From the priest, a middle-aged gentleman namedThrail, the party learned that the opening to an undiscovered cave system had been unearthed when one of the Hhune family’s sheep had fallen into a sinkhole. In the sinkhole a servant had found the sword hilt, which Thrail believed may have once belonged to the Shamshir-Azhatkhar, a legendary blade wielded, as legend states, by the infamous warlord Khasrahi. The warlord had disappeared in the area around modern day Baldur’s Gate, presumably dead, following the Calishite defeat at a lesser battle known as Asmot’s Breach — a battle Thrail had been researching for some time, as in addition to Khasrahi, ancient texts also spoke of the arch-sorcerer Zhunhassad, wielder of the long lost Mask of the Sands, an ancient and immensely powerful artifact to whose discovery Thrail had devoted his career. Thrail told our three heroes that he believed that this cave system may hold a clue as to the Mask’s whereabouts, and perhaps may be the site of Zhunhassad’s very tomb.
Krosar, Corin and Llia, our heroes, cared little for the history lesson, and hastily made plans to enter the dank caverns in search of Lady Hhune. But before they could, a servant of the Hhune’s, a Calishite youth identifying himself as Zhayin, approached the party, asking that they consider bringing any artifacts they might find to him, saying that he would ensure that any relics of ancient Calimshan remained with their rightful owners, the Calishite people. He claimed that though the Lady Azaedeh herself was of Calishite heritage — a detail that, as the party learned, stuck deeply in her family’s collective craw — she was but a “half-breed,” and was not to be trusted. Zhayin offered the party 300 gold pieces for any artifacts found, and gave them a small wood circle engraved with a simple symbol — a token, he said, that could find them help in Baldur’s Gate should they need it. The party considered Zhayin’s offer — Llia, in particular, seemed tempted by the promise of gold and gaining shady contacts in Baldur’s Gate — but Krosar and Corin dismissed it, deciding instead to bring what they may find to Thrail the priest.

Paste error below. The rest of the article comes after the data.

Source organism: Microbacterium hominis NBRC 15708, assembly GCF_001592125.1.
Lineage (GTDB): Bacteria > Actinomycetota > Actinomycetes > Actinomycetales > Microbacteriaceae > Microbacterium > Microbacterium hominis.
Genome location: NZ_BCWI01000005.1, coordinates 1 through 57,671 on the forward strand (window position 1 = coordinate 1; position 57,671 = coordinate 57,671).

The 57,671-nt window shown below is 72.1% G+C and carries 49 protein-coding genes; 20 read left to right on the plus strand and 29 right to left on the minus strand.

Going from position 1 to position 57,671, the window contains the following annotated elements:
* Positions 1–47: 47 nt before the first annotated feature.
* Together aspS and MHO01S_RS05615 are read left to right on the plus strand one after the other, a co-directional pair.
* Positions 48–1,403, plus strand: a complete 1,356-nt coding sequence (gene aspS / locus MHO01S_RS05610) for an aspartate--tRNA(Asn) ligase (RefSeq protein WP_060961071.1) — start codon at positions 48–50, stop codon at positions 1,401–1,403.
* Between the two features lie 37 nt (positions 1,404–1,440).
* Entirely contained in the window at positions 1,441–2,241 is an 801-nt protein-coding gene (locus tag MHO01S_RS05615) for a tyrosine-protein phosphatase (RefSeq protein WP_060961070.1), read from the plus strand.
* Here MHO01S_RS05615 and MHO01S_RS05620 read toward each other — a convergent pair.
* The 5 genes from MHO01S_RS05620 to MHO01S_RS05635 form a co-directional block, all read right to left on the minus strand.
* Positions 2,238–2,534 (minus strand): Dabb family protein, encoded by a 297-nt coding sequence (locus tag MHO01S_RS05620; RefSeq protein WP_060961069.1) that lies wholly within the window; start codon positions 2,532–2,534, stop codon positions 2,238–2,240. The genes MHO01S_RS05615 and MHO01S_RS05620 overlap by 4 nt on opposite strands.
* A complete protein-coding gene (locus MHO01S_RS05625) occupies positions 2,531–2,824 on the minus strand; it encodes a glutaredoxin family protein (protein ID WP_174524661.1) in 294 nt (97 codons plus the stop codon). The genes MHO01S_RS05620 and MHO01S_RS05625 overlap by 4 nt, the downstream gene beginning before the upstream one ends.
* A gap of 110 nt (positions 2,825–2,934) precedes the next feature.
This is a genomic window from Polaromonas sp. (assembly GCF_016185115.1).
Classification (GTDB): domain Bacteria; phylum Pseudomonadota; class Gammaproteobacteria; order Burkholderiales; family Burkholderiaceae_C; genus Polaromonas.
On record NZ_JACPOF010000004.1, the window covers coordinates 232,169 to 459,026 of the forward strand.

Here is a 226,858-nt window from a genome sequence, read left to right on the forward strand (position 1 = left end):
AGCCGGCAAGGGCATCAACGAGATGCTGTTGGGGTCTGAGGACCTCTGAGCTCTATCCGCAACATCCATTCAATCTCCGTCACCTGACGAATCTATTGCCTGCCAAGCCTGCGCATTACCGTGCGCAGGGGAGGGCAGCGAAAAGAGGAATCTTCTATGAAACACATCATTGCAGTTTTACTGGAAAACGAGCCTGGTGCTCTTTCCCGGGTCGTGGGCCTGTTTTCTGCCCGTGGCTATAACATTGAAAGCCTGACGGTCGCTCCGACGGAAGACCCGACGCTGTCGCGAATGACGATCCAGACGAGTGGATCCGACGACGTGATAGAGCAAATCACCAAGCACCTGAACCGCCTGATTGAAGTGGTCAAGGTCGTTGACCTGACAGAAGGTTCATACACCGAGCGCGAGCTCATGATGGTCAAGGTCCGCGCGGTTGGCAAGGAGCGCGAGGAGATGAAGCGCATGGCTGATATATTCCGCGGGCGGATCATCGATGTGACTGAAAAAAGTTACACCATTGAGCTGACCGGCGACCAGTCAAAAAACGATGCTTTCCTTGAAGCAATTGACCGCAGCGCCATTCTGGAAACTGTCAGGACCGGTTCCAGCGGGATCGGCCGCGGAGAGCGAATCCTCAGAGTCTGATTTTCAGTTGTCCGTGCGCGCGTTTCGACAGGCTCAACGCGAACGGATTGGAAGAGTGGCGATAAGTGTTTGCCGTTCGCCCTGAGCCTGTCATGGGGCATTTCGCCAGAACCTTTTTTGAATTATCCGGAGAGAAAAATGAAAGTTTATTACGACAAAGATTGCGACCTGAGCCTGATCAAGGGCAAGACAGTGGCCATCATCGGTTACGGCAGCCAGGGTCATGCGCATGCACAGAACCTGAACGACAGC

The cave was dark and damp, with caved-in earth all about — the leftovers of the collapsed sinkhole. In the darkness the party made out the scattered remains of ancient human bones jutting up in places from the wet soil, and in the distance the only visible passageway: a narrow tunnel through the wall, barely large enough to crawl through. In a most undignified fashion, our three made their way through the tiny passage, on hands and knees, through mud and scraping rocks, to the next chamber, which was smaller than the first, but just as dark and just as dank. At the far edges Krosar saw a gleam of silver among the muddy stones, nestled in the dirt beneath dark, twisted roots that dangled from the ceiling. He investigated the scene, only to be caught in the clutches of the roots’ wretched tendrils. They pulled him up towards the darkness of the ceiling, constricting his body and slicing his flesh. Krosar, mighty as he was, his pumping barbarian blood full of the fury of the northern folk, deftly wrestled himself free of the roots’ vile grasp, but in his distraction, Llia darted in to grab at the silver sparkle he had seen, and finding a small ring there, quickly hid it in her pocket. There, in her pocket, her friend and companion — a least weasel pet whose name is only known to those who truly love him — put the ring on and found himself, unbeknownst to his master and her companions, able to read for the first time in his small, musteline life. It was an astounding discovery for such a tiny beast.